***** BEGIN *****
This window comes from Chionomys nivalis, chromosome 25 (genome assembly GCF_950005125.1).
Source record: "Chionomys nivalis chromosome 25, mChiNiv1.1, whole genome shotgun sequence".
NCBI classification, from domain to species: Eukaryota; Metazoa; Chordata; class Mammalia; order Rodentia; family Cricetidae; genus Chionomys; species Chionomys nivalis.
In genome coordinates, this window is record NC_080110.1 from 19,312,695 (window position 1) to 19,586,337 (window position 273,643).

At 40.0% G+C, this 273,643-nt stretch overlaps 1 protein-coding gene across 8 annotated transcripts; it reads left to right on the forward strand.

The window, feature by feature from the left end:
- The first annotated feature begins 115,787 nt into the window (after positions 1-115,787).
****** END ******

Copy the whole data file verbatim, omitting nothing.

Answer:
This window comes from Chionomys nivalis, chromosome 25 (genome assembly GCF_950005125.1).
Source record: "Chionomys nivalis chromosome 25, mChiNiv1.1, whole genome shotgun sequence".
NCBI classification, from domain to species: Eukaryota; Metazoa; Chordata; class Mammalia; order Rodentia; family Cricetidae; genus Chionomys; species Chionomys nivalis.
In genome coordinates, this window is record NC_080110.1 from 19,312,695 (window position 1) to 19,586,337 (window position 273,643).

At 40.0% G+C, this 273,643-nt stretch overlaps 1 protein-coding gene across 8 annotated transcripts; it reads left to right on the forward strand.

The window, feature by feature from the left end:
- The first annotated feature begins 115,787 nt into the window (after positions 1-115,787).